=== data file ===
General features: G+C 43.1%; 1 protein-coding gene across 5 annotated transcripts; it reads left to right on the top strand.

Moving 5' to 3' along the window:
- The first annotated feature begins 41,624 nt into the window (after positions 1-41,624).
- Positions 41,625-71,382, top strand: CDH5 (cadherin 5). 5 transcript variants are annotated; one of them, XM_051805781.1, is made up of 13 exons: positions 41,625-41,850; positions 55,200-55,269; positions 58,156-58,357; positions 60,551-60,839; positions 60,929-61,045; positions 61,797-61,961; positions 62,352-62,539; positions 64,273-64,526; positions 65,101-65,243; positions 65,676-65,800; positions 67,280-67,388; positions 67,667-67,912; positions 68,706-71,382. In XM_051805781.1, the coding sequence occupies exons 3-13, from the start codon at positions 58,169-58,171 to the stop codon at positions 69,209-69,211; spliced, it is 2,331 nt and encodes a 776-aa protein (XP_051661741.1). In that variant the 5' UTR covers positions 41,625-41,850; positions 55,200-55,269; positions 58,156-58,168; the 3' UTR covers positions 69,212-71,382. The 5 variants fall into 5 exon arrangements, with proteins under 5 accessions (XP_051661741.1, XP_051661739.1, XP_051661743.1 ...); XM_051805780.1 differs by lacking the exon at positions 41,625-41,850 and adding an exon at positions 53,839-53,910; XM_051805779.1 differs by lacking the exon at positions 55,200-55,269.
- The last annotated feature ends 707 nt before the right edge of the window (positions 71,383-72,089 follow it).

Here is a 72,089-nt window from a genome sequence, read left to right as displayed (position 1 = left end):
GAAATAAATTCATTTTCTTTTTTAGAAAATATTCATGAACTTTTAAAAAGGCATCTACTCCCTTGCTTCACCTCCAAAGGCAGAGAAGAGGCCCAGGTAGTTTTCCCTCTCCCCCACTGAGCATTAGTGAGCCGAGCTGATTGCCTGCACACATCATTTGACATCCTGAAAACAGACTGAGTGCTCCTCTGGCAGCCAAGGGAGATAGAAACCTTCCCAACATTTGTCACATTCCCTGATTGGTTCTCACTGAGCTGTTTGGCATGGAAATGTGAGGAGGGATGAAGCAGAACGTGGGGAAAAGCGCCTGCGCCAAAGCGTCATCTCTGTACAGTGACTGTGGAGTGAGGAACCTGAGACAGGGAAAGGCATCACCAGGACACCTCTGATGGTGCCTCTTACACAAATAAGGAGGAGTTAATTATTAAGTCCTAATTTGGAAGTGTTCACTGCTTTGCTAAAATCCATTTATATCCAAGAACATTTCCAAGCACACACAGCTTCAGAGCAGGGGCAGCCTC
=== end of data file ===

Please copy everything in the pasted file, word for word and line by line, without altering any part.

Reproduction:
General features: G+C 43.1%; 1 protein-coding gene across 5 annotated transcripts; it reads left to right on the top strand.

Moving 5' to 3' along the window:
- The first annotated feature begins 41,624 nt into the window (after positions 1-41,624).
- Positions 41,625-71,382, top strand: CDH5 (cadherin 5). 5 transcript variants are annotated; one of them, XM_051805781.1, is made up of 13 exons: positions 41,625-41,850; positions 55,200-55,269; positions 58,156-58,357; positions 60,551-60,839; positions 60,929-61,045; positions 61,797-61,961; positions 62,352-62,539; positions 64,273-64,526; positions 65,101-65,243; positions 65,676-65,800; positions 67,280-67,388; positions 67,667-67,912; positions 68,706-71,382. In XM_051805781.1, the coding sequence occupies exons 3-13, from the start codon at positions 58,169-58,171 to the stop codon at positions 69,209-69,211; spliced, it is 2,331 nt and encodes a 776-aa protein (XP_051661741.1). In that variant the 5' UTR covers positions 41,625-41,850; positions 55,200-55,269; positions 58,156-58,168; the 3' UTR covers positions 69,212-71,382. The 5 variants fall into 5 exon arrangements, with proteins under 5 accessions (XP_051661741.1, XP_051661739.1, XP_051661743.1 ...); XM_051805780.1 differs by lacking the exon at positions 41,625-41,850 and adding an exon at positions 53,839-53,910; XM_051805779.1 differs by lacking the exon at positions 55,200-55,269.
- The last annotated feature ends 707 nt before the right edge of the window (positions 71,383-72,089 follow it).

Here is a 72,089-nt window from a genome sequence, read left to right as displayed (position 1 = left end):
GAAATAAATTCATTTTCTTTTTTAGAAAATATTCATGAACTTTTAAAAAGGCATCTACTCCCTTGCTTCACCTCCAAAGGCAGAGAAGAGGCCCAGGTAGTTTTCCCTCTCCCCCACTGAGCATTAGTGAGCCGAGCTGATTGCCTGCACACATCATTTGACATCCTGAAAACAGACTGAGTGCTCCTCTGGCAGCCAAGGGAGATAGAAACCTTCCCAACATTTGTCACATTCCCTGATTGGTTCTCACTGAGCTGTTTGGCATGGAAATGTGAGGAGGGATGAAGCAGAACGTGGGGAAAAGCGCCTGCGCCAAAGCGTCATCTCTGTACAGTGACTGTGGAGTGAGGAACCTGAGACAGGGAAAGGCATCACCAGGACACCTCTGATGGTGCCTCTTACACAAATAAGGAGGAGTTAATTATTAAGTCCTAATTTGGAAGTGTTCACTGCTTTGCTAAAATCCATTTATATCCAAGAACATTTCCAAGCACACACAGCTTCAGAGCAGGGGCAGCCTC